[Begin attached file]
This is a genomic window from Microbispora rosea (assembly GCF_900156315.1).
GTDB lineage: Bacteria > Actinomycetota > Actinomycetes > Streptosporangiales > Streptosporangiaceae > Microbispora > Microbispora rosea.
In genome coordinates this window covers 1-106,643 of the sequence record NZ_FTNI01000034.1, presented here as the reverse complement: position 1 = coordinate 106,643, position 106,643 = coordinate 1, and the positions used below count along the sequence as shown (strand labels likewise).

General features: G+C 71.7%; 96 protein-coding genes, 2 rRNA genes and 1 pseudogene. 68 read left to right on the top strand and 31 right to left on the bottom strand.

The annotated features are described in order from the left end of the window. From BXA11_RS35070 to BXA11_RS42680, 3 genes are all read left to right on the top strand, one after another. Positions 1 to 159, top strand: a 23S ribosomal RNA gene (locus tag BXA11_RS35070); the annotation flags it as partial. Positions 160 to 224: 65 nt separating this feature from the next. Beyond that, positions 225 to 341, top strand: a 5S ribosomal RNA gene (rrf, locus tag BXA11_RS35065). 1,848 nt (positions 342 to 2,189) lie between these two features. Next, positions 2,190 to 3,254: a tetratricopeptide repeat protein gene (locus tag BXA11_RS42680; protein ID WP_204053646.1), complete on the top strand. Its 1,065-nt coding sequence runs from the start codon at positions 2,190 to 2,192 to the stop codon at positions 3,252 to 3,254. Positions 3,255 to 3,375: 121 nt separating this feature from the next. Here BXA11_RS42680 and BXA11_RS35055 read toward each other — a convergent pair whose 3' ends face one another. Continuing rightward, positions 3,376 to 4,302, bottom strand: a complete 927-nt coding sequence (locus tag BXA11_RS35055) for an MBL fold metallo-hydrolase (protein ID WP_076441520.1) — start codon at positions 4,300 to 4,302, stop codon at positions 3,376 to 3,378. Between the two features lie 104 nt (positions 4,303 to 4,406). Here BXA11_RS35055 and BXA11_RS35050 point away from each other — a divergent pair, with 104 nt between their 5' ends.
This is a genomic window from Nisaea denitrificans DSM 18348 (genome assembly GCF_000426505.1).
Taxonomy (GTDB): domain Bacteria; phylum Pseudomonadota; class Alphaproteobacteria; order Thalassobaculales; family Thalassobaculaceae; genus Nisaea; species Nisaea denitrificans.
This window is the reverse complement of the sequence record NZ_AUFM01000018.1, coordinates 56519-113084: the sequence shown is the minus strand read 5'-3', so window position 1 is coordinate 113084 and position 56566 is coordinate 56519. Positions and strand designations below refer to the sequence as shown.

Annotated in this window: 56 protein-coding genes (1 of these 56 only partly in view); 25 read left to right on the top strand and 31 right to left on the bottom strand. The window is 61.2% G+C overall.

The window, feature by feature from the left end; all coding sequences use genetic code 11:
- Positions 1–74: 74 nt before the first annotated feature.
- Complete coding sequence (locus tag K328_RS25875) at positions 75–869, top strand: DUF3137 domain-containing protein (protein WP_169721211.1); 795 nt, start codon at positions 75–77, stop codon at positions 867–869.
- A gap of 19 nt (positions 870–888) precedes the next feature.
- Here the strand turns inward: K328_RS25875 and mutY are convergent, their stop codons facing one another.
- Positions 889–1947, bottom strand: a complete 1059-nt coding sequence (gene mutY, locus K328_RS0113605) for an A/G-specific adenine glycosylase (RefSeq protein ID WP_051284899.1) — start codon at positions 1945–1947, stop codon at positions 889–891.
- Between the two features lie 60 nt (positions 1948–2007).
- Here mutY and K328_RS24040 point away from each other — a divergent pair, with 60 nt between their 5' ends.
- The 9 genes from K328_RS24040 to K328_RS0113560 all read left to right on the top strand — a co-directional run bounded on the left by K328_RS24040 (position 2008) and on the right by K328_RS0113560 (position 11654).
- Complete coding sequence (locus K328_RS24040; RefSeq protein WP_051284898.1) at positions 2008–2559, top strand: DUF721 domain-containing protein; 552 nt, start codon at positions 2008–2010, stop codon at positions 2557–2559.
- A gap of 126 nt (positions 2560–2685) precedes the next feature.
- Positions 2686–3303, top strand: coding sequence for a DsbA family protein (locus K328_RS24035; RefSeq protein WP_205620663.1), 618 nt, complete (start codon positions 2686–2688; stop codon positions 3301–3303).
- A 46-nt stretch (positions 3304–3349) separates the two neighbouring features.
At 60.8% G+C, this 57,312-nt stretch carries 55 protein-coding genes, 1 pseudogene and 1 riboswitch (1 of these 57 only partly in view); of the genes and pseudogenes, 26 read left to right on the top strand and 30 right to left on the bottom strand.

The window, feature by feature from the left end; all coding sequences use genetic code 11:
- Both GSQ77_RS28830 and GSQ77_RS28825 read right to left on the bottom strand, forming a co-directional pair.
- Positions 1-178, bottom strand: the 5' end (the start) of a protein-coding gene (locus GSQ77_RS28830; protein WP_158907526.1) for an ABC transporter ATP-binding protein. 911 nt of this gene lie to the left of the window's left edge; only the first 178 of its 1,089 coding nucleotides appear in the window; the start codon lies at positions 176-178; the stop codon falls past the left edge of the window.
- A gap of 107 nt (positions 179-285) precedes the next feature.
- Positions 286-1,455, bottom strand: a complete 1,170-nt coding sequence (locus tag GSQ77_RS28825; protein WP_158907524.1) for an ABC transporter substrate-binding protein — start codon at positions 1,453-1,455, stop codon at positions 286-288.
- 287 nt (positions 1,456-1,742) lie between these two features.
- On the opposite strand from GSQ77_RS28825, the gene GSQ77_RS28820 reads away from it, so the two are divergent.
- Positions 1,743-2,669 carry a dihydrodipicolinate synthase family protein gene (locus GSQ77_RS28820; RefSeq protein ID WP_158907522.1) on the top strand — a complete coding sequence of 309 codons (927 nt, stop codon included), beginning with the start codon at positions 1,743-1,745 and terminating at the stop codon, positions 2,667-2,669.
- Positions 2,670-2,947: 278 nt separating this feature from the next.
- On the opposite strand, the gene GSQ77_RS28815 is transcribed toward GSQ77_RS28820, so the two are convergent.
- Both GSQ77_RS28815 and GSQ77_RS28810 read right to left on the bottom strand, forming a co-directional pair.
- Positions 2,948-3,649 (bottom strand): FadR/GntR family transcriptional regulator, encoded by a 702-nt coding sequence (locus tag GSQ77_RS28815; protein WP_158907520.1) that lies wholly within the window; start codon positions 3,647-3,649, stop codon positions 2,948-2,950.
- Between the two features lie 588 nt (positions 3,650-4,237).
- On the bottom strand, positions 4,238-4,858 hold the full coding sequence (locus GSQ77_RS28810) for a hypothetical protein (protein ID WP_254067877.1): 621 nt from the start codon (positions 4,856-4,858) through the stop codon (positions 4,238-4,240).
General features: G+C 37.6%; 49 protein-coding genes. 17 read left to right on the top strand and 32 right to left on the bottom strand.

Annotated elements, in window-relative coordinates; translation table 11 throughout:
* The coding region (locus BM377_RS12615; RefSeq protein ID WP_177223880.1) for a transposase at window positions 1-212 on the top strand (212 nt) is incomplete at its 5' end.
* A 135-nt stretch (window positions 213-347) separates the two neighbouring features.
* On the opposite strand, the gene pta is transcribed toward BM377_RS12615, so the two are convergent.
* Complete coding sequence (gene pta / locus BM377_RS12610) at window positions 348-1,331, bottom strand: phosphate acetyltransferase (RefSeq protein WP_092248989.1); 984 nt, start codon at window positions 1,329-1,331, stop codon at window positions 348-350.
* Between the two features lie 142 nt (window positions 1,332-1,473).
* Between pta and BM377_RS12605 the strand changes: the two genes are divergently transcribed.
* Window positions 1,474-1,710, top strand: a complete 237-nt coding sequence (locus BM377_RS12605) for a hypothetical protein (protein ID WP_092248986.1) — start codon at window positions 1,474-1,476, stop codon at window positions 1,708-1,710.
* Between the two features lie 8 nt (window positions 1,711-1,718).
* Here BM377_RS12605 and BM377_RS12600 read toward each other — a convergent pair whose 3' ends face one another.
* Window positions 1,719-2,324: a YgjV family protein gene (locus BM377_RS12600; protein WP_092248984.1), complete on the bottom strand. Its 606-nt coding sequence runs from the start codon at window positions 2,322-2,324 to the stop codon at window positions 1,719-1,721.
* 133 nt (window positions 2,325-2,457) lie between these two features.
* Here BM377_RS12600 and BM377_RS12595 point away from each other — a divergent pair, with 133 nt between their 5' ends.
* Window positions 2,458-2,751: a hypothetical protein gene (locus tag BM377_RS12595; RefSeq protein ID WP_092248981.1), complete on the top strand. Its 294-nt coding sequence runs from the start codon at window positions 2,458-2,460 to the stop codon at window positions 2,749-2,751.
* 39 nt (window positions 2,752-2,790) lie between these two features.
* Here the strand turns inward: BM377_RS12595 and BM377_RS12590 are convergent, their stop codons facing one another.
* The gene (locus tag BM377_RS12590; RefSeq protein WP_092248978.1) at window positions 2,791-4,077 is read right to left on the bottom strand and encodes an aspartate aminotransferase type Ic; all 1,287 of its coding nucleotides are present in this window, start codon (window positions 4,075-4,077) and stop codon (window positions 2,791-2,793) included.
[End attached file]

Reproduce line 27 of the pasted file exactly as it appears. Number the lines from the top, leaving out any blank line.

- A gap of 107 nt (positions 179-285) precedes the next feature.